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Happy August! Today’s recap of top 50+ marketing links covers ins and sins — some more deadly than others.

IN The Day

Our most-commented item of the week compares the costs of events and everyday expenses across the generations to answer the questions:

“Was it really different, back in the day? Do Millennials really have it harder?”

The answers seem to be yes and yes.

Before I go any further a not-so-nitpicky nitpick. The jobapplicationcenter team, which crunched the numbers and adjusted for today’s dollars, made an error that really burns me.

They lumped everyone born before 1945 into “The Greatest Generation.”

That’s just not right.

The U.S. Greatest Generation, also known as the World War II generation, was born between 1900 and 1924. Those born between 1925 and 1942 are known as the Silent Generation.

Sadly, this cohort is too frequently treated as the Invisible Generation, merged into the group that preceded them or the cohort that came after, the Baby Boom.

This is because the Silent Generation is a small cohort sandwiched between two large ones. They have never truly been silent (every leader of every rights movement in the 1960s and 1970s was a member of this cohort). But the generations on either side were so very big and so very noisy it can be hard to hear them.

The Silent Generation should be given greater respect. At the very least, they should be recognized as their own cohort!

Okay, stepping off my soap box now ..

Per the jobapplicationcenter, food prices have gone up in a way that might create a little empathy for younger adults.

Chart - food costs compared by generation - Millennials, Baby Boomers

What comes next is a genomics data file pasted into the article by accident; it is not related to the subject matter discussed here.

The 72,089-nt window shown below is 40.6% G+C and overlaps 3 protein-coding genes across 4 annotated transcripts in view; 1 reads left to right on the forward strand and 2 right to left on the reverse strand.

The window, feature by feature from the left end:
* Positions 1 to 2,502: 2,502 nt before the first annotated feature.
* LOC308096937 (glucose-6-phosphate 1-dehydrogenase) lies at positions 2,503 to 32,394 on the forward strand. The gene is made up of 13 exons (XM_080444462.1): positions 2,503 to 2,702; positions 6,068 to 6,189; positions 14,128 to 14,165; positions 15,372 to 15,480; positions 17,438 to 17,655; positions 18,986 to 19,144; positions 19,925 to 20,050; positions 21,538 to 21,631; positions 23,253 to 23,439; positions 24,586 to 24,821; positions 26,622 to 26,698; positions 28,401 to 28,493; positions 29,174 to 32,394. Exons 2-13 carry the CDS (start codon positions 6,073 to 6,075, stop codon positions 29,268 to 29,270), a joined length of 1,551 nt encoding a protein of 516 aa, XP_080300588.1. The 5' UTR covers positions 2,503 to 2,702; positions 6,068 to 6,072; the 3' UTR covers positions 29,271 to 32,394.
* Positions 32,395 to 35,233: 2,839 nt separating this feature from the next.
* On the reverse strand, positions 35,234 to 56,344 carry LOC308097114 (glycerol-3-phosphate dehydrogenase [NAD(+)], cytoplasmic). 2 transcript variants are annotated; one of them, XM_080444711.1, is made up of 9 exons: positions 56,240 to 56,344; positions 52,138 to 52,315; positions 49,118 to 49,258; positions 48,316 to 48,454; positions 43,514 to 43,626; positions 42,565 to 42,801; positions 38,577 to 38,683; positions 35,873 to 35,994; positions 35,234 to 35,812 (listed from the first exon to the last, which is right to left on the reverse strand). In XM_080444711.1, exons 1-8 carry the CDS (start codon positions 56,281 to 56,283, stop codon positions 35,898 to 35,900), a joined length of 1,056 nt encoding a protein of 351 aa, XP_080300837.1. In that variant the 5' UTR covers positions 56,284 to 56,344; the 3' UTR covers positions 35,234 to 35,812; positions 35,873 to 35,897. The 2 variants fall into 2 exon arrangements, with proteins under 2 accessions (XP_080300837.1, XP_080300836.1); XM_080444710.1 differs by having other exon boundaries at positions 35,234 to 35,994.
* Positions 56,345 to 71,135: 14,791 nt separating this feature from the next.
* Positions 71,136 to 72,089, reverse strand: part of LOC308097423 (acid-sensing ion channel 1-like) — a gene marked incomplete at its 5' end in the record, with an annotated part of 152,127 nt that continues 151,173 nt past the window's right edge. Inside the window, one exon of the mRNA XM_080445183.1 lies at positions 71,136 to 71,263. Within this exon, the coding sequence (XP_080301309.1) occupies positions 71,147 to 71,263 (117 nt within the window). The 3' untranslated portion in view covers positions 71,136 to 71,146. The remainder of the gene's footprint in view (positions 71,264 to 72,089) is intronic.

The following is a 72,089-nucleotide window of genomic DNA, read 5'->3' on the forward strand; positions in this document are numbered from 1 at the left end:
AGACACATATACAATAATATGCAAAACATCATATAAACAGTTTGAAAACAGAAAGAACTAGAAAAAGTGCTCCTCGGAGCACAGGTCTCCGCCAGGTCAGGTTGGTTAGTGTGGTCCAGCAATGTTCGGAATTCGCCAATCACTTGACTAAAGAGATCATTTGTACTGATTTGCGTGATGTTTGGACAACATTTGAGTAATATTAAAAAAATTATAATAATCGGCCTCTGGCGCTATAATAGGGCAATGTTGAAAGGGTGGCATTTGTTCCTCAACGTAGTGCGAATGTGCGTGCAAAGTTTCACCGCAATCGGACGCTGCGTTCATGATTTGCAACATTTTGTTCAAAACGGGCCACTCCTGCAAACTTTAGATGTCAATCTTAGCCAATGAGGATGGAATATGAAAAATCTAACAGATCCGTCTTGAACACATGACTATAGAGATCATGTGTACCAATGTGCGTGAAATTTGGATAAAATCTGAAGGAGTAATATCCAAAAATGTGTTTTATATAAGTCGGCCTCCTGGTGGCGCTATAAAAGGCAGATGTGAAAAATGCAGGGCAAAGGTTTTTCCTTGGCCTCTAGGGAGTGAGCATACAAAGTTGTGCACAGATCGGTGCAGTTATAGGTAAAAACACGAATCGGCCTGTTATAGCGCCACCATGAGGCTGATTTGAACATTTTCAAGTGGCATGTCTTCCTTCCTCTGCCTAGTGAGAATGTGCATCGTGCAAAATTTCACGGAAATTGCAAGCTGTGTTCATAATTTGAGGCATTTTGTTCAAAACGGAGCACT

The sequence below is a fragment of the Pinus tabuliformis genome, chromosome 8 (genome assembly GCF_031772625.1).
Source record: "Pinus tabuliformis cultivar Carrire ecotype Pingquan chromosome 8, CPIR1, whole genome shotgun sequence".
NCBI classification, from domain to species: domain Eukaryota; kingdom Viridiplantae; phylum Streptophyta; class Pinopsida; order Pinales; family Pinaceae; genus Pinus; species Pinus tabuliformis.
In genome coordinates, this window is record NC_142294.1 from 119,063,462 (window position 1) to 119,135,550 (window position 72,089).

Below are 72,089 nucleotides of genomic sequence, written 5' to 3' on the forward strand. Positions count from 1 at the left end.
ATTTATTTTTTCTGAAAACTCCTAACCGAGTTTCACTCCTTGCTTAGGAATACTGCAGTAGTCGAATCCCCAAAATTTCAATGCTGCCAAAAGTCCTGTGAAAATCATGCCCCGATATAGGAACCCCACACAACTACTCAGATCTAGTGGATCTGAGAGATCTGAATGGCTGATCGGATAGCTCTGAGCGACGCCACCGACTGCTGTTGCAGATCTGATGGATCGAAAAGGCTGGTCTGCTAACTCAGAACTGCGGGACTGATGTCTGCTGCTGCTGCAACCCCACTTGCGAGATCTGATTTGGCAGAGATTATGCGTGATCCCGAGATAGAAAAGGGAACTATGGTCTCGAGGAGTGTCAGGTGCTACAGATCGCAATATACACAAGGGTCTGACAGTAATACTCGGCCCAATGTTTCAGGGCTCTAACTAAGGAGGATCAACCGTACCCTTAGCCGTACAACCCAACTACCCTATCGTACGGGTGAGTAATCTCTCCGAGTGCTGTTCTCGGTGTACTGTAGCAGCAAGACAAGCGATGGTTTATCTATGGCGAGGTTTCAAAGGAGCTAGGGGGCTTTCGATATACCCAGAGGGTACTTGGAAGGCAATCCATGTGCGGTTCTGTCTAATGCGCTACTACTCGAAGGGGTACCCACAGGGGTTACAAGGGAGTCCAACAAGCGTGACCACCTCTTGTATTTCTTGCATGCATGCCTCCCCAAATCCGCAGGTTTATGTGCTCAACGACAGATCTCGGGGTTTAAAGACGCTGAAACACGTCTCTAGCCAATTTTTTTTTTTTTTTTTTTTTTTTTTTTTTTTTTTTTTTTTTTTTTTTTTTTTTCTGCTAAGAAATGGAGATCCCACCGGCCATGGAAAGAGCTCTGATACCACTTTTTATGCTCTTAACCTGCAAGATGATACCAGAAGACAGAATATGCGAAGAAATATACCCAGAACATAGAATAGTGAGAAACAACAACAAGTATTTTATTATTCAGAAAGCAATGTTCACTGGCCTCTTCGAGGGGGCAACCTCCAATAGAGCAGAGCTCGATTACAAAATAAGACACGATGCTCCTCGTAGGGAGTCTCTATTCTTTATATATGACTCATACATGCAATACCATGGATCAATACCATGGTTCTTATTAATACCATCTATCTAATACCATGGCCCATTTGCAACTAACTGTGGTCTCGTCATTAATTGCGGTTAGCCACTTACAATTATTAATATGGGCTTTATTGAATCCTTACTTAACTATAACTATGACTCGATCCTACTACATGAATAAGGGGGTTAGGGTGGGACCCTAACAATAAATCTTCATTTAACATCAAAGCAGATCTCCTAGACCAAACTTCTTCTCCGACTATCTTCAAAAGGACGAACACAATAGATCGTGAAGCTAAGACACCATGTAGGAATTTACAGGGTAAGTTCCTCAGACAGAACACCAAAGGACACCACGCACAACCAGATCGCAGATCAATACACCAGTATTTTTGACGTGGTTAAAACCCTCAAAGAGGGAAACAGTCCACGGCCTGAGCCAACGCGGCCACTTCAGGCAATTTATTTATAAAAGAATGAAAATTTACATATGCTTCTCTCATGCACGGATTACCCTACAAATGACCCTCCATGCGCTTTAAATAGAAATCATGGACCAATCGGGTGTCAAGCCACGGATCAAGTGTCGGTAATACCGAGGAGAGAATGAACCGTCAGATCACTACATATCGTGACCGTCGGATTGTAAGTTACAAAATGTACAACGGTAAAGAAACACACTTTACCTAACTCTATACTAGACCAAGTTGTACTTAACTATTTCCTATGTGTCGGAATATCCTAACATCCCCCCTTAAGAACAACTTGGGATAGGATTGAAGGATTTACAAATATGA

The report also found that Millennial weddings will cost 273% more than a “greatest generation” wedding did. This may be one reason why young adults are marrying later than their grandparents and great grandparents did. Millennials are marrying at a median age of 28 (men) and 26 (women); Boomers did so at 25 (men) and 22 (women); the “greatest generation” did so at 23 (men) and 20 (women).

Home prices have gone up exponentially as well, from an average of $3,845 for a house in 1930, $72,400 in 1980 and $284,000 by 2010.

These stats prompted an interesting discussion via Facebook — how true were these cost comparisons?

Facebook conversation regarding cost of groceries, homes, weddings by generation

What are your thoughts? Please share them using the comments tool, below.

To read more of the cost comparison statistics, click through to http://bit.ly/2afuo38 and http://bit.ly/2aCGrdm.

 

SINple Pleasure or Health Risk?

Turns out I share yet another trait with the mature consumers our agency focuses on:

“It seems baby boomers have had enough and are ready to give health professionals a cheeky two fingers up.

A new report has revealed over-65s are the most likely age group to drink alcohol every day, despite medical recommendations against it.”